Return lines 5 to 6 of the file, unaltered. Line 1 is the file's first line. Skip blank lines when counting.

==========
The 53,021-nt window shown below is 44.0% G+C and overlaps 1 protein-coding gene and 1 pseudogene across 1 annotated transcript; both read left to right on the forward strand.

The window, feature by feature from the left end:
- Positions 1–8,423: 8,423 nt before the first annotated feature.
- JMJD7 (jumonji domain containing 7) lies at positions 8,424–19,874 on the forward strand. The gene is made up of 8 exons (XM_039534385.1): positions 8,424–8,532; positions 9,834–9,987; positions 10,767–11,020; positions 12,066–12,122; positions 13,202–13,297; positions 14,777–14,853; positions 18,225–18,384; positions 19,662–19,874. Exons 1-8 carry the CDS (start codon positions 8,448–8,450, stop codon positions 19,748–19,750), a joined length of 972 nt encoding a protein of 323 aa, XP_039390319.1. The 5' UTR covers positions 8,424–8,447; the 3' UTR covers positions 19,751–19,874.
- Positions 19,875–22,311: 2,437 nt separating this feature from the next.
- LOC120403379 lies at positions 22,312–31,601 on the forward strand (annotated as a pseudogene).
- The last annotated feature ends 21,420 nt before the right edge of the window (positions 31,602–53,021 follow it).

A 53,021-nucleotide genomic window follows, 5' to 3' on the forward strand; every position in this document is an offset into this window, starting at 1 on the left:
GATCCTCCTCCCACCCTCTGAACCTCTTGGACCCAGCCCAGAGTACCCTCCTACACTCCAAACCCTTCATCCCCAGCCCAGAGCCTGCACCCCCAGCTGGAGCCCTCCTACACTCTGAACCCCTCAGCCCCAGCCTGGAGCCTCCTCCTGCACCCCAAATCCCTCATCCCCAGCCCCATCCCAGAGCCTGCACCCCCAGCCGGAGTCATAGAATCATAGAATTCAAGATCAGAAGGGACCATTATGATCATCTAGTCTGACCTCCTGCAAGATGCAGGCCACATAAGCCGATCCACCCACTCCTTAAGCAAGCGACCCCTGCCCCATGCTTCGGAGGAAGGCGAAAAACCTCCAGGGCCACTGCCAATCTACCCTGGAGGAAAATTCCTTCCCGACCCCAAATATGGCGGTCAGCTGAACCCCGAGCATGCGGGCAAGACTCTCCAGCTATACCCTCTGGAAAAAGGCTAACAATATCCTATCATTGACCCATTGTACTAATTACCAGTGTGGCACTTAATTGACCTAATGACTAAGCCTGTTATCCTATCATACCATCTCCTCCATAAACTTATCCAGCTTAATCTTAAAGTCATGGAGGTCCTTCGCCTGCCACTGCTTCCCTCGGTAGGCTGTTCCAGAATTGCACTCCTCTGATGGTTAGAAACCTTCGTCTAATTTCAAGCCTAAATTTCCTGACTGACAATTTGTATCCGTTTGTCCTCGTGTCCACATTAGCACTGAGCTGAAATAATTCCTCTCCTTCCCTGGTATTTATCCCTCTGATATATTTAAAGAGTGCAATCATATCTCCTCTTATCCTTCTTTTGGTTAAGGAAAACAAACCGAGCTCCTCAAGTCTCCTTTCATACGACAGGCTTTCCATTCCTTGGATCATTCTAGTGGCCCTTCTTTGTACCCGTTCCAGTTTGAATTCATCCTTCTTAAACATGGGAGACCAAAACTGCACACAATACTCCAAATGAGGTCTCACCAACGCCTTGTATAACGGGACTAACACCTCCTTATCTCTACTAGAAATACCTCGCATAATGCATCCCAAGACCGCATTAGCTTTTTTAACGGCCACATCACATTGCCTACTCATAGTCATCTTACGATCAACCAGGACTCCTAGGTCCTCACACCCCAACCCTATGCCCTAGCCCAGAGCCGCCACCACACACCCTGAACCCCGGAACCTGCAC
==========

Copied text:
- Positions 19,875–22,311: 2,437 nt separating this feature from the next.
- LOC120403379 lies at positions 22,312–31,601 on the forward strand (annotated as a pseudogene).